We had a beautiful sunny weekend here in Seattle – not something to take for granted in April. It was the perfect opportunity to fire up the oven, bake some crusty bread, and enjoy it with a glass of crisp white wine out in the backyard.
This time I hit the temperature just perfectly – I really like the color and texture of the crust. The bread is a simple kamut sourdough, with a generous addition of toasted hazelnuts and fresh, chopped rosemary.
- 250 g active starter
- 750 g kamut flour
- 20 g sea salt
- 100 g toasted hazelnuts
- 2 tbsp chopped rosemary
- water as needed
YeastSpotting submission #11
It’s always interesting to look back and see how things have changed in a year. In April 2013 we had just cleared our neighbors’ backyard of blackberries and were getting ready to plant. 12 months and an excellent crop of potatoes later, it’s difficult to imagine that not too long ago this place was entirely covered in a jungle of blackberries. This year we’ve planted garlic, more potatoes, and created a little nursery area to hold our propagated cuttings. Too bad there aren’t any more neighboring yards for us to take over.
I recently came across Steven Edholm’s great homesteading blog. He writes excellent information-packed posts about many of the subjects I also dabble in: gardening, seed-saving, pruning, grafting.
In particular, I was amazed at his efforts – you might also say obsession – to collect, grow, and evaluate hundreds of old apple varieties. And he doesn’t have a big orchard to work with – instead he grafts many varieties onto a single tree. The most extreme example of this he calls his “Frankentree” – it sports well over 100 different grafted varieties.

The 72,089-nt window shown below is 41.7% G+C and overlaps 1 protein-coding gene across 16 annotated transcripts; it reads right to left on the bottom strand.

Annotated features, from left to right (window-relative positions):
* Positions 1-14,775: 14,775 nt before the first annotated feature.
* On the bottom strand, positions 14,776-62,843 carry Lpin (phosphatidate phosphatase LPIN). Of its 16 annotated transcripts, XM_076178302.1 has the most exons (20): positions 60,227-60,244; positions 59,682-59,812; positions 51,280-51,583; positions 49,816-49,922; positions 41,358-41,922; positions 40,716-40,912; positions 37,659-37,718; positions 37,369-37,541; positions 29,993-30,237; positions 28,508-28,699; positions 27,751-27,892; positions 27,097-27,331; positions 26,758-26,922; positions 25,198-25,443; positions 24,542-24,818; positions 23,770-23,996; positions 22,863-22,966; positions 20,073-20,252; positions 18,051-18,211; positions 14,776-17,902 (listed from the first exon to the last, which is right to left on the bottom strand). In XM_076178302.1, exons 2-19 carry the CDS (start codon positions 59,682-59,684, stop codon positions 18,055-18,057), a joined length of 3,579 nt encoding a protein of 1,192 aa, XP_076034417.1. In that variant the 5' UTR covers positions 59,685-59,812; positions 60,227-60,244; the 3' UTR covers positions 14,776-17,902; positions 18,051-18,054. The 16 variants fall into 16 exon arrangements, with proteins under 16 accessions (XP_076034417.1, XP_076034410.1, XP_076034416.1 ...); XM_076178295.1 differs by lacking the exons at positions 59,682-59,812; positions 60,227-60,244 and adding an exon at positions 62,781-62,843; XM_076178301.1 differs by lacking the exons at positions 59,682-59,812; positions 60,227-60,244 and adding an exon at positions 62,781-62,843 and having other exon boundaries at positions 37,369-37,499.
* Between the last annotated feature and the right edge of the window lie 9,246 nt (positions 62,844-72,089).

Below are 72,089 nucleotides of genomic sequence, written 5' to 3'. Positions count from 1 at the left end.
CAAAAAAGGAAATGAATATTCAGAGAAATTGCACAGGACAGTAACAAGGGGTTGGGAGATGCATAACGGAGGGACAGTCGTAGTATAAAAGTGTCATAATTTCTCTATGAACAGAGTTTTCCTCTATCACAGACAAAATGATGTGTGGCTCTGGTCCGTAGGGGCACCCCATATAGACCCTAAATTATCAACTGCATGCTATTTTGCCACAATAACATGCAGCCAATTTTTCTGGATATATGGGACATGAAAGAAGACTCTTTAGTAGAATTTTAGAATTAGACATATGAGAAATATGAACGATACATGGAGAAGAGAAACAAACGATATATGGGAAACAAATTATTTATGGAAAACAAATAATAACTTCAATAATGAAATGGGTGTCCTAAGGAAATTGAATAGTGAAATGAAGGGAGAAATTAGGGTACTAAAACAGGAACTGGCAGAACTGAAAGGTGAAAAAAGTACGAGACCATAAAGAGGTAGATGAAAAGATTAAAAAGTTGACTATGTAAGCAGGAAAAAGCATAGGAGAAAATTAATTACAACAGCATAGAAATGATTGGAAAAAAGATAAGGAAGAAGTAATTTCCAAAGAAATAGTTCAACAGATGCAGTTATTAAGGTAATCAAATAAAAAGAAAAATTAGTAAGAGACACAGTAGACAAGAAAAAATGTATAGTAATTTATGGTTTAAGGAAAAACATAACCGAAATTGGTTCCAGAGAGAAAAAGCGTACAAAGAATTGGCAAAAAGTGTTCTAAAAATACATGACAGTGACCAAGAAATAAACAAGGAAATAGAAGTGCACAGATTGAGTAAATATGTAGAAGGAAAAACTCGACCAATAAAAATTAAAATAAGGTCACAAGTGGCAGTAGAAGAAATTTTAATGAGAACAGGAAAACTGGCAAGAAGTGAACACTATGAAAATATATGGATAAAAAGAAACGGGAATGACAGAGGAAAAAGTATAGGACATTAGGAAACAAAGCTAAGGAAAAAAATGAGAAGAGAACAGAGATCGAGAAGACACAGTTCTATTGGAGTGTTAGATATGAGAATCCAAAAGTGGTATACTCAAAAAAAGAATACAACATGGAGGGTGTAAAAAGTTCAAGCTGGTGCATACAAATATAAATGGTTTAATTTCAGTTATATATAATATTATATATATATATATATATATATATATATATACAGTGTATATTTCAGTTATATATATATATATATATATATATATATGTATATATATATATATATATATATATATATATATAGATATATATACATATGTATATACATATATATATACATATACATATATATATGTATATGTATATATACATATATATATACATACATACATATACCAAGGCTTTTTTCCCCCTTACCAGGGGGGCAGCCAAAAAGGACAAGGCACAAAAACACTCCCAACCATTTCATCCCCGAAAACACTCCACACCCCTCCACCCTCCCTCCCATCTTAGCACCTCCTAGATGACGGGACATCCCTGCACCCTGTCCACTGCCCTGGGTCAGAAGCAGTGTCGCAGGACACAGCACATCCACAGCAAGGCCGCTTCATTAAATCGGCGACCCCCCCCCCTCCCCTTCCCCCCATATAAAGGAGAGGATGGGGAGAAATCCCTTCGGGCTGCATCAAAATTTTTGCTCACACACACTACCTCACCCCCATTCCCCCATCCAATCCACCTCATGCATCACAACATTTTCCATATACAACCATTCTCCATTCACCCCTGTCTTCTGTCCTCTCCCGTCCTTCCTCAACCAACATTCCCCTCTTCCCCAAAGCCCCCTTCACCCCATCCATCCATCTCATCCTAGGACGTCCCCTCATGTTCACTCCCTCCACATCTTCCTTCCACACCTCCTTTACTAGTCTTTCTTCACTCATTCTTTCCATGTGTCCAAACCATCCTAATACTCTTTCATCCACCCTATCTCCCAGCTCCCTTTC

Each of these grafts yields only a few apples. Enough to assess its qualities and determine whether it’s worth growing more of a particular variety. Reading the tasting notes, I was keen to try some. I emailed Steven and in short order I received a package with a cornucopia of scions:
In another stroke of luck, I have access to graftable trees through my involvement with City Fruit. So this weekend I started creating a couple of Frankentrees of my own, grafting 20 varieties. Now it’s fingers crossed that all the grafts take and result in fruiting branches in a few years.
Pomology is fascinating and can be quite addictive. I don’t plan to take it to the extreme like some folks do – but I’m excited at the prospect of experiencing apple varieties that are hundreds of years old and not available for purchase in any store.
Our corkscrew willow glows with new growth; the fruit trees are blooming everywhere; and next week our bee hive will once again come alive. No doubt we’ll soon be frazzled keeping up with the demands of the garden – but right now we’re savoring this special moment where everything is poised to explode back into life after the dead gray months of winter.
Blog stats are fascinating – it’s fun to see all the different countries from which people find their way to our site to read about our little projects; and it’s really interesting to see which subjects receive the most attention.
At the top of the ranking by a wide margin – in fact receiving more than twice as many views as the second most popular post – is … the gabion bench. Apparently there is a huge interest in building with gabions, because that post is consistently the most popular almost every single day.
It’s been 2 years now since we built that bench and I wrote about it on this blog. Given the interest, I think I owe you an update on how this project has fared. I’m happy to report that it’s been a great success: the structure has held up very well; it still looks great; and, most importantly, we use it all the time.
Here’s what it looks like today (this was on a rainy day):